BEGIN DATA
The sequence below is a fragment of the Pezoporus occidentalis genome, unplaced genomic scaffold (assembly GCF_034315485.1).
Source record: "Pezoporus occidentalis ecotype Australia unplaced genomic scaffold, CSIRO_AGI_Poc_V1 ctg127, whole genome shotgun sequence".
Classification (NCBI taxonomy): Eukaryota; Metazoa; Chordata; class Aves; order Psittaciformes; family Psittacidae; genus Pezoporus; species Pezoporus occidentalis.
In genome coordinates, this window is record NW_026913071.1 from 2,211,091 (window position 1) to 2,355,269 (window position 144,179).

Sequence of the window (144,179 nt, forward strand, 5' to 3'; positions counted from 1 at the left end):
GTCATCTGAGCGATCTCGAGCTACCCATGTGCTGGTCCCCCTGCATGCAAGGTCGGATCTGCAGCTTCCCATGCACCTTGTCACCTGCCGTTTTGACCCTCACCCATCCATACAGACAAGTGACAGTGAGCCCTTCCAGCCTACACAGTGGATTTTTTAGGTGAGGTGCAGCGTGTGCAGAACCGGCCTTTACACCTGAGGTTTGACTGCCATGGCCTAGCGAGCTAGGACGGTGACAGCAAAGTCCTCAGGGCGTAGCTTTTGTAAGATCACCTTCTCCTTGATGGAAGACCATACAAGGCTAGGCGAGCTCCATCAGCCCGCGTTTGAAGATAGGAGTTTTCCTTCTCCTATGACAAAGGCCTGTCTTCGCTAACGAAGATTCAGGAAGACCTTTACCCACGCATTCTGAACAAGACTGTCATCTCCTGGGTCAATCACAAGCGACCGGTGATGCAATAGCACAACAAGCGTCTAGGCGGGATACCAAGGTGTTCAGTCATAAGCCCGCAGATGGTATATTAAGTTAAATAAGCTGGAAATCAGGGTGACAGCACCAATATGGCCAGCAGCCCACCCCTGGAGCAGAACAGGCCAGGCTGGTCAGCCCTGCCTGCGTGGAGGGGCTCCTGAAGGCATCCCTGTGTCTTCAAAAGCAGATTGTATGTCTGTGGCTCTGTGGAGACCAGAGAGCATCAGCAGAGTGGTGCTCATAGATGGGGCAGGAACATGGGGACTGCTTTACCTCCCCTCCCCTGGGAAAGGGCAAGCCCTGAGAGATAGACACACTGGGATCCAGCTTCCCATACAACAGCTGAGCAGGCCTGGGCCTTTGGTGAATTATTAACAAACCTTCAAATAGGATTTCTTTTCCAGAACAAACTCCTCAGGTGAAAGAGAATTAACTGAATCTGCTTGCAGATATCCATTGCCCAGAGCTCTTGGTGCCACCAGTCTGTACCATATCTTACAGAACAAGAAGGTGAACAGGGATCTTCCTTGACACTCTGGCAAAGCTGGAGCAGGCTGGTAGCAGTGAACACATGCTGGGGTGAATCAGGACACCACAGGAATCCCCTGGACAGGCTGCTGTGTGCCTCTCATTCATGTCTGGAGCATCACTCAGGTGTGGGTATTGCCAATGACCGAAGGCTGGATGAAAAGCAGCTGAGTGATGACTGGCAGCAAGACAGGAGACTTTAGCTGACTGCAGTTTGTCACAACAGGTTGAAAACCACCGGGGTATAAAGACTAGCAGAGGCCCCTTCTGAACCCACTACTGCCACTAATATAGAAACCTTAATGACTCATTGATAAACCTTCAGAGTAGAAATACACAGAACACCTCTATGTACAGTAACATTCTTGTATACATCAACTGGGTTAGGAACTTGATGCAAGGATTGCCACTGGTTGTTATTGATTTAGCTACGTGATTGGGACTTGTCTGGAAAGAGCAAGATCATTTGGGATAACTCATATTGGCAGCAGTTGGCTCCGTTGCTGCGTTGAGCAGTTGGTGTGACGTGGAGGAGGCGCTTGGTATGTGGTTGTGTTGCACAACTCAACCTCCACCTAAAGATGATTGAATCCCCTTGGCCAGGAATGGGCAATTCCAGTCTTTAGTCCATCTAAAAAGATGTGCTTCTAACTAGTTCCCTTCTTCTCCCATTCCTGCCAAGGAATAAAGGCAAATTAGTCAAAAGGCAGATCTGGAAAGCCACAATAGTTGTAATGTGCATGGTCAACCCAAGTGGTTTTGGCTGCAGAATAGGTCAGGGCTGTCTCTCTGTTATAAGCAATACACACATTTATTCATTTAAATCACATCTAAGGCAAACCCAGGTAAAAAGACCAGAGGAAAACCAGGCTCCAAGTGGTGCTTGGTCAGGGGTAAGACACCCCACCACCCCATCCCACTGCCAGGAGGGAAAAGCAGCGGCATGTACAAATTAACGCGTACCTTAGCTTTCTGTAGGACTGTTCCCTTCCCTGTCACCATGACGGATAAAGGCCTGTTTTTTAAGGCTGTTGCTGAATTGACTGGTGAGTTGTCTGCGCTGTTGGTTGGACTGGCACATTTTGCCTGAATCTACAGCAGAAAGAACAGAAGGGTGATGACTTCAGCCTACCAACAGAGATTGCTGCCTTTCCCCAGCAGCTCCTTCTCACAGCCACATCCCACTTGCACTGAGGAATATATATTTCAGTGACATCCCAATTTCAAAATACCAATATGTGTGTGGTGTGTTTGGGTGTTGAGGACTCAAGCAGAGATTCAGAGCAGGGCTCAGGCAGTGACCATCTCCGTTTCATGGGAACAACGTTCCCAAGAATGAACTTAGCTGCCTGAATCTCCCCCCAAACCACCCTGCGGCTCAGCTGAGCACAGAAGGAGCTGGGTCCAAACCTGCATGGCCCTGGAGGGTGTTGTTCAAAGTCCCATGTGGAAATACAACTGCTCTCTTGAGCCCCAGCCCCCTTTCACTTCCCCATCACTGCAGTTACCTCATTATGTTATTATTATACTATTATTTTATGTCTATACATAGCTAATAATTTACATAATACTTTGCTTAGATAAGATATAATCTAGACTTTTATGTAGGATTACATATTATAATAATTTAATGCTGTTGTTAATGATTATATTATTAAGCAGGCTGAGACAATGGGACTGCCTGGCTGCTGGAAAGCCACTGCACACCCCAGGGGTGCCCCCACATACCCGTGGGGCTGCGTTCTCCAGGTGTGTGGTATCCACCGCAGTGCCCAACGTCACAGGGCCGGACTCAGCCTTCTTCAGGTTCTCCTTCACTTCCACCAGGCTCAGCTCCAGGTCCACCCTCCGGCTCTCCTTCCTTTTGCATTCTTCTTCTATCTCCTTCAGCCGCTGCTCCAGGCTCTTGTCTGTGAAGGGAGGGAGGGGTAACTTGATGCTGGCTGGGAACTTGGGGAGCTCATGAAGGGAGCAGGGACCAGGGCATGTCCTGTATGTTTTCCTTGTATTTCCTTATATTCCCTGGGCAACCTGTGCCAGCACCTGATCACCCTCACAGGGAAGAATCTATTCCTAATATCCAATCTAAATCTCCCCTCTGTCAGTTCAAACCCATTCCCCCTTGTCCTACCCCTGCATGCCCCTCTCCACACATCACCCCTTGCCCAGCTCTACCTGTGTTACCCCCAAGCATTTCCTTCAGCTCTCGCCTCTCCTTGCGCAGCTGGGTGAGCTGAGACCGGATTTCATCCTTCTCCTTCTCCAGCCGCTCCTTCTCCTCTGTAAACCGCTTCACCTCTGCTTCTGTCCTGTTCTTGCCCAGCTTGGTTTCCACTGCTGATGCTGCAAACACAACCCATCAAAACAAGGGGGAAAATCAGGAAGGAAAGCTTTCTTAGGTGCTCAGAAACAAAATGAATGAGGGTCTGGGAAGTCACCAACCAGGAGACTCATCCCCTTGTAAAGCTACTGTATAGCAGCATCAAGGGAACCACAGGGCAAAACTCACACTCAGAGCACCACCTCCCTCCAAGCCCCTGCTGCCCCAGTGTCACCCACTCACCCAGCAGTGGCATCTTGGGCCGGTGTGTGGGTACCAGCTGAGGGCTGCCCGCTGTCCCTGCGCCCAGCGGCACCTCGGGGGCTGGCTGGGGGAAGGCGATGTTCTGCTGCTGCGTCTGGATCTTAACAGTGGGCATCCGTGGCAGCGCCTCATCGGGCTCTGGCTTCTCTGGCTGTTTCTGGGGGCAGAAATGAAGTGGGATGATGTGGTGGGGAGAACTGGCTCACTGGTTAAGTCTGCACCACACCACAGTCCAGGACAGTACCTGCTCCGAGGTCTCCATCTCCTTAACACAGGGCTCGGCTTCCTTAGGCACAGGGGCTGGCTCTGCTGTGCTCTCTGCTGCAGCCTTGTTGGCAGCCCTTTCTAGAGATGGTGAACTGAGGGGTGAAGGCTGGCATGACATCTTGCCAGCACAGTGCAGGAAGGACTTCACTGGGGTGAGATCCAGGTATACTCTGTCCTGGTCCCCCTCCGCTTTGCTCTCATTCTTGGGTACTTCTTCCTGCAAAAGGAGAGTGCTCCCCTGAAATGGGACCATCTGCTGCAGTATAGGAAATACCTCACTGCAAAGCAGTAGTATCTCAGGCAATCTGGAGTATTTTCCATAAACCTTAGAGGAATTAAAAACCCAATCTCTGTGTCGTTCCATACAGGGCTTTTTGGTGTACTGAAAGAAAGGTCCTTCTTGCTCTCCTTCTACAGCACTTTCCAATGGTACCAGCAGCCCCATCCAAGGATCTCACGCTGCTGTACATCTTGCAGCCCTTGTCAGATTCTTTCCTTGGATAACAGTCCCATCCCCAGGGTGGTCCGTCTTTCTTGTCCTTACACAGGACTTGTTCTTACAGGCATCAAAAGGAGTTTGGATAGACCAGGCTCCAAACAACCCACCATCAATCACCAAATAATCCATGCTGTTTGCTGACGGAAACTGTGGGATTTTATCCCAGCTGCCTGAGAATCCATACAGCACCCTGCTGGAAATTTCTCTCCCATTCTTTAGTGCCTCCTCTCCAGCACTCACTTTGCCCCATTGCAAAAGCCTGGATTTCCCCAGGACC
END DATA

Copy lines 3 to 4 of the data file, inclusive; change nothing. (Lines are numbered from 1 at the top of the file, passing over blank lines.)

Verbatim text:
Classification (NCBI taxonomy): Eukaryota; Metazoa; Chordata; class Aves; order Psittaciformes; family Psittacidae; genus Pezoporus; species Pezoporus occidentalis.
In genome coordinates, this window is record NW_026913071.1 from 2,211,091 (window position 1) to 2,355,269 (window position 144,179).